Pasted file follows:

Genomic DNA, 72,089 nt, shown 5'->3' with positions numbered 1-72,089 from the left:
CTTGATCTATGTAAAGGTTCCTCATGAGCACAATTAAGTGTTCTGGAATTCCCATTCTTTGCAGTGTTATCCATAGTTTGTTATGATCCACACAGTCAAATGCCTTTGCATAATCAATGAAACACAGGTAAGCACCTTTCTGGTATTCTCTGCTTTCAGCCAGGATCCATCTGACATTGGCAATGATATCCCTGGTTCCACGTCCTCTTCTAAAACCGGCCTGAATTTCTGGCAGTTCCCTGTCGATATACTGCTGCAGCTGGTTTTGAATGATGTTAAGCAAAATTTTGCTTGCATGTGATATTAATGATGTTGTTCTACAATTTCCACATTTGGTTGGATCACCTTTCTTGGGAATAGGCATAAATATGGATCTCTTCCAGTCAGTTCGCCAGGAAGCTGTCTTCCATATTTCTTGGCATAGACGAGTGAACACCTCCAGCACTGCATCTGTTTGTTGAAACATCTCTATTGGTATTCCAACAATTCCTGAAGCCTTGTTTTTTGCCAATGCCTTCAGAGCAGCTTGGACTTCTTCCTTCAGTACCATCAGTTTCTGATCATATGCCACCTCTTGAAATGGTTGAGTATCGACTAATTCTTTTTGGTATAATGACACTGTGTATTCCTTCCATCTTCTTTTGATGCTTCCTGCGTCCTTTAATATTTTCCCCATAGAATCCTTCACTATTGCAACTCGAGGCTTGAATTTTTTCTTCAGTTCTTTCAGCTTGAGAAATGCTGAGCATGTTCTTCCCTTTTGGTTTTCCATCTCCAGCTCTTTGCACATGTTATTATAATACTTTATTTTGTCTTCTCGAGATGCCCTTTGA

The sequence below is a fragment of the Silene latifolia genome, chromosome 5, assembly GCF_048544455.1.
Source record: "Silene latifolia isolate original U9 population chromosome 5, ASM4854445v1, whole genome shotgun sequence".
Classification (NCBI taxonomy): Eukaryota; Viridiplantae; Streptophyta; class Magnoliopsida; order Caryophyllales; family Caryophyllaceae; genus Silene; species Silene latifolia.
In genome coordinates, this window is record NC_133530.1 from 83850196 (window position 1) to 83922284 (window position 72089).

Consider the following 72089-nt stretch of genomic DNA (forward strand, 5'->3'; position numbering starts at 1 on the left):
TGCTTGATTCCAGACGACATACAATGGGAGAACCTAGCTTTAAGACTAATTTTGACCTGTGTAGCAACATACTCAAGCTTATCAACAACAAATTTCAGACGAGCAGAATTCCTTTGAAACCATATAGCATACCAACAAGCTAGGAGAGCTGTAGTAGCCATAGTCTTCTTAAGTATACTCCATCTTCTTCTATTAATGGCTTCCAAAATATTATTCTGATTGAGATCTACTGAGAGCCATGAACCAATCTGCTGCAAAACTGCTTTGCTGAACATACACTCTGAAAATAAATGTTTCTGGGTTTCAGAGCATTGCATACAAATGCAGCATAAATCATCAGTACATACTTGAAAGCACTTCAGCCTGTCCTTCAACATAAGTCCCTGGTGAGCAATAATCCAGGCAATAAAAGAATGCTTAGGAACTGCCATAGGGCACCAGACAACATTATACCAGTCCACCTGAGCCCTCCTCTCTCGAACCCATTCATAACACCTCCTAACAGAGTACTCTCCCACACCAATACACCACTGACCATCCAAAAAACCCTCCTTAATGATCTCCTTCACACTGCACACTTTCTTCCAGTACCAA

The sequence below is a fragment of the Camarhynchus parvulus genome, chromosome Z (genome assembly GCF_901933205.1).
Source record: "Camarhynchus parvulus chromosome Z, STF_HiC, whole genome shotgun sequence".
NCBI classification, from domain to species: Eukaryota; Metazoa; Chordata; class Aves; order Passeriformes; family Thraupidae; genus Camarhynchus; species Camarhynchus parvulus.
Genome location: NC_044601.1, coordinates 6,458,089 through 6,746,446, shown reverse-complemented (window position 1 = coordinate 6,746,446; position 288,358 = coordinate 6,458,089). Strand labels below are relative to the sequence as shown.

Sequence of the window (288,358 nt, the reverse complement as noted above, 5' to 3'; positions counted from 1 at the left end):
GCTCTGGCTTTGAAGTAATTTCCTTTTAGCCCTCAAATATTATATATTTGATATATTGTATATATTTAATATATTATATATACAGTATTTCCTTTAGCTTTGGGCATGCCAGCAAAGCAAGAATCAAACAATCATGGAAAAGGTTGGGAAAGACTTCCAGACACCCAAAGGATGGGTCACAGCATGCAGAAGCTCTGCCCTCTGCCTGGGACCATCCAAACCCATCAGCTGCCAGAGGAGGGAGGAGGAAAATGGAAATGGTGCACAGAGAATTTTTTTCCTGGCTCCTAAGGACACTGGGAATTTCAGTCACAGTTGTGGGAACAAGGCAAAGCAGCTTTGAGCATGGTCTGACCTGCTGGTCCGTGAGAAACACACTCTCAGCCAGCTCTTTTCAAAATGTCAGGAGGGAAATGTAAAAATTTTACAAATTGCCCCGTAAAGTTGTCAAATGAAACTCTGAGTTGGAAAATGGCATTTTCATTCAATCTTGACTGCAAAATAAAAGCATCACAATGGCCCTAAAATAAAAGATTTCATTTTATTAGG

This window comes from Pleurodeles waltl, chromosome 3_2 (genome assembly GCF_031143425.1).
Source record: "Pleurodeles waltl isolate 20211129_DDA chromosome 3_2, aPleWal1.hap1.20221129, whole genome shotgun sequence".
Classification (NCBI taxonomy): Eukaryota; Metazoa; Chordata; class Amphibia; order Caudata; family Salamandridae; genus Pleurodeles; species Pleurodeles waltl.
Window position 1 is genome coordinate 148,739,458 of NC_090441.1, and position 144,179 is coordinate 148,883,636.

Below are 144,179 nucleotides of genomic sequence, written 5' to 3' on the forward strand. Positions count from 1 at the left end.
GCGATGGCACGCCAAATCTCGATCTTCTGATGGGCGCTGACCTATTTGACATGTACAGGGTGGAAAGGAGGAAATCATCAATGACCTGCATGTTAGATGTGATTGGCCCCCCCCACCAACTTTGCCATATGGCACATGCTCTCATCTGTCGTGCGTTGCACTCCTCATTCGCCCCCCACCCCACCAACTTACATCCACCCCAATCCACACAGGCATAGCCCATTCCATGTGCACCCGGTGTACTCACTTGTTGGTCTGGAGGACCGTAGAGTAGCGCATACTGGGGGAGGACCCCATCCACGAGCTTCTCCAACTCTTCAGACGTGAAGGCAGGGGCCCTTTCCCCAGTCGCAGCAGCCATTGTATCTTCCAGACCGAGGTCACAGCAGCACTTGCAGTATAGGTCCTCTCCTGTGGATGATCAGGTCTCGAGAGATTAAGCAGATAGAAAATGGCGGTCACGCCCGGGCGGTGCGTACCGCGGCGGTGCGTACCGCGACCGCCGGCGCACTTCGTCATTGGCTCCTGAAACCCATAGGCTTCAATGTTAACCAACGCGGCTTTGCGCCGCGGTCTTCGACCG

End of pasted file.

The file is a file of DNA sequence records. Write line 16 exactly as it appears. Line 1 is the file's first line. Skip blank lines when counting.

Source record: "Pleurodeles waltl isolate 20211129_DDA chromosome 3_2, aPleWal1.hap1.20221129, whole genome shotgun sequence".